Black v. United States

PETITIONER: Conrad M. Black, John A. Boultbee, and Mark S. Kipnis
RESPONDENT: United States

DOCKET NO.: 08-876
DECIDED BY: Roberts Court (2009-2010)
LOWER COURT: United States Court of Appeals for the Seventh Circuit

CITATION: 561 US 465 (2010)
GRANTED: May 18, 2009
ARGUED: Dec 08, 2009
DECIDED: Jun 24, 2010

Michael R. Dreeben - Deputy Solicitor General, Department of Justice, for the respondent
Miguel A. Estrada - for the petitioners

Facts of the case

Four former executives of Hollinger International were convicted of mail and wire fraud under 18 U.S.C. Section 1346 by an Illinois federal district court. In part, they had paid themselves $5.5 million in fees without the knowledge of the company's audit committee or board of directors. At trial, the jury was instructed that it could find the defendants guilty if it deemed they had schemed to deprive Hollinger and its shareholders "of their intangible right to the honest services of the corporate officers, directors, or controlling shareholders of Hollinger," and if the objective of the scheme was "private gain." On appeal, the defendants explained that while their objective was "private gain," the compensation had been crafted in order to avoid paying taxes to the Canadian government. Therefore, they argued that because their "private gain" was intended to be purely at the expense of the Canadian government and not the company, their actions did not violate the intent of Section 1346.

The U.S. Court of Appeals for the Seventh Circuit disagreed and affirmed the district court. It held that the deprivation of honest services owed to an employer is not mitigated simply because the inducement was a tax benefit obtained from a third party. The court reasoned that had the defendants disclosed to Hollinger's audit committee and board of directors that the compensation was meant to bring about tax benefits, the committee and board very well may have reduced the pay-out in light of the tax benefits.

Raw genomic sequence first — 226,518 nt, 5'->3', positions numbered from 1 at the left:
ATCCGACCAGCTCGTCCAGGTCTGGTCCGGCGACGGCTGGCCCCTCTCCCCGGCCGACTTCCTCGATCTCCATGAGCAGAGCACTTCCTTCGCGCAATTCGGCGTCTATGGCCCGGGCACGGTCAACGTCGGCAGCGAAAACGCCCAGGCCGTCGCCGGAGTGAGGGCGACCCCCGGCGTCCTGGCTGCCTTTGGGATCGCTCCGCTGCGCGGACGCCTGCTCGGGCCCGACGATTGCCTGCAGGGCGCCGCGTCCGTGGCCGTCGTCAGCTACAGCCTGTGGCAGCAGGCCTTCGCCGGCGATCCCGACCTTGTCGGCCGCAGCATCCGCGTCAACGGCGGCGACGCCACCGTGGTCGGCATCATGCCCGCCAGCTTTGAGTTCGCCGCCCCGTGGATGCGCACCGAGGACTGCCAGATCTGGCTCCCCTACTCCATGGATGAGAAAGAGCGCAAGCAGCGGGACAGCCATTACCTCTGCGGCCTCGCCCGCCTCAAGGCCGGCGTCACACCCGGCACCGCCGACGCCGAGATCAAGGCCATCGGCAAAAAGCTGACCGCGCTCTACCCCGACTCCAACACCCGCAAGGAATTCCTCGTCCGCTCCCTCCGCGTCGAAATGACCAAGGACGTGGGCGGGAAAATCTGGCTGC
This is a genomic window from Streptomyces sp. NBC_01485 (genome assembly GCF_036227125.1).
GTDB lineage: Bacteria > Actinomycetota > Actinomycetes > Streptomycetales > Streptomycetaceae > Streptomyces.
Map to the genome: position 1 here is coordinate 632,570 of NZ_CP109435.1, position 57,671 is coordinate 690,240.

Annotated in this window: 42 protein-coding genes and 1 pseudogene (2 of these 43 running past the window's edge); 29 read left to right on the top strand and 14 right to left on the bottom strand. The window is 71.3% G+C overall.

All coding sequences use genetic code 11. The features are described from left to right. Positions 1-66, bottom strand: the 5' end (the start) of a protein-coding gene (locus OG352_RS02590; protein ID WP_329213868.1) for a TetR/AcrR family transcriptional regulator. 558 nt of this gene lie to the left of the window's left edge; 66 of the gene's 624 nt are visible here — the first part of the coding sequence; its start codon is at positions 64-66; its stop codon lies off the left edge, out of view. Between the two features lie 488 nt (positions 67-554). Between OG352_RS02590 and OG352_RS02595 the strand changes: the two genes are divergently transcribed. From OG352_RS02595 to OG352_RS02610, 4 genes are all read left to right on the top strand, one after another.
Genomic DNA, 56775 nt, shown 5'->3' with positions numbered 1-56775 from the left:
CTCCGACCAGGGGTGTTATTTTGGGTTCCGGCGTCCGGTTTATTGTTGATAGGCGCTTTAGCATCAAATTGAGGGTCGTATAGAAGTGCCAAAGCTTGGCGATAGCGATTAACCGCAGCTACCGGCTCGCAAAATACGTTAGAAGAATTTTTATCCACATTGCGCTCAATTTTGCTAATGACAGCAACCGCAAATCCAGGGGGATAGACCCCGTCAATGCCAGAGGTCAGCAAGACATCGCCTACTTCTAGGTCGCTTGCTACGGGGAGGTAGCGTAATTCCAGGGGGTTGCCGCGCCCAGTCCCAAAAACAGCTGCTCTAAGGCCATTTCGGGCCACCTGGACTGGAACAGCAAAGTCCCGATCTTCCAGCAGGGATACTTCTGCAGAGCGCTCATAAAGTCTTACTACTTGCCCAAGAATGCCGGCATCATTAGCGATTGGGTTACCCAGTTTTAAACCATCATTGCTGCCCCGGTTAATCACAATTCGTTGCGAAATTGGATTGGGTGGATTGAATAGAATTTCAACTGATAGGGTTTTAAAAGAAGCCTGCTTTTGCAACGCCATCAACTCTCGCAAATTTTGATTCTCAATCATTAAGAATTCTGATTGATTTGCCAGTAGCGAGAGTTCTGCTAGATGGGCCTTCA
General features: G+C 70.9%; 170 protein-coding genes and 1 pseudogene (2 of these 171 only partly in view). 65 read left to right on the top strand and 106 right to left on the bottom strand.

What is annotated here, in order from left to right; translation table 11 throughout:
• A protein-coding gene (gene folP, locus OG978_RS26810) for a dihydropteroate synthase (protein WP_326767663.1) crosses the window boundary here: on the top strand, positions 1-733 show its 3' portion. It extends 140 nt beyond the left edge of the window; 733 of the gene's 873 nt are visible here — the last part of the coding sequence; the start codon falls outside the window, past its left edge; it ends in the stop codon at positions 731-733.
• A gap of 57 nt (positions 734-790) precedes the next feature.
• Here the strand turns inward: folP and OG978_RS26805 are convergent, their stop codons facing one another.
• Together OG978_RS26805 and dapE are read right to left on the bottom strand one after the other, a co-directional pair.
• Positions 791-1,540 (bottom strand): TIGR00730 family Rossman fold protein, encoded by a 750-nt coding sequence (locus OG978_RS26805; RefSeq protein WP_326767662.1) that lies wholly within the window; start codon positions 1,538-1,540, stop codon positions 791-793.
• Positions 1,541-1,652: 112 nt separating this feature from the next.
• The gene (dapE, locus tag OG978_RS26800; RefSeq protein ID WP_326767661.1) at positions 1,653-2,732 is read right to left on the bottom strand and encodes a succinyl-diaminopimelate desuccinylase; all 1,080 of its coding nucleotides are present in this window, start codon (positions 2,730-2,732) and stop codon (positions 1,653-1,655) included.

1) Does 18 U.S.C. Section 1346 apply to private individuals whose alleged "scheme to defraud" did not intend harm to the private party to whom "honest services" were owed?

2) May a court of appeals avoid review of a prejudicial jury instruction by retroactively imposing a verdict preservation requirement that is not found in the federal rules?

Media for Black v. United States

Audio Transcription for Oral Argument - December 08, 2009 in Black v. United States

Audio Transcription for Opinion Announcement - June 24, 2010 in Black v. United States

Ruth Bader Ginsburg:

I next announce the decision in Number 08-876, Black versus United States.

As In Skilling the defendants in this case were charged with fraud.

At trial the Government pursued alternative theories, money or property fraud and honest-services-fraud.

The government sought to pinpoint the theory or theories on which the jury relied in the event of a conviction.

To that purpose the government proposed special verdict forms asking the Jury to say whether the verdict rested on money or property fraud or honest-services-fraud or both.

The defendants resisted and the government ultimately acquiesced in submitting the case to the jury for an unelaborated general verdict.

On appeal the defendants urged the invalidity of the honest-services-fraud instructions.

The Seventh Circuit found no infirmity in those instructions but went on to move that in any event the defendants had forfeited their objection to the instructions.

Defendants did show the Court of Appeal said by opposing the government proposed special verdict forms which would have revealed whether the jury found honest-services-fraud or only money or property fraud.

We reverse the Seventh Circuit's judgment under our decision today In Skilling; the honest-services instructions given to the Jury in this case were incorrect.

By timely objecting to those instructions at trial, the defendants secure their right to challenge them on appeal.

The defendants did not forfeit that right by declining to acquiesce in the government proposed special verdict forms.

As In Skilling however, we leave for consideration on remand, the question whether the instructional error was ultimately harmless.

Justices Scalia, joined by Justice Thomas has filed an opinion concurring in part and concurring in the judgment.

Justice Kennedy has also filed an opinion concurring in part and concurring in the judgment.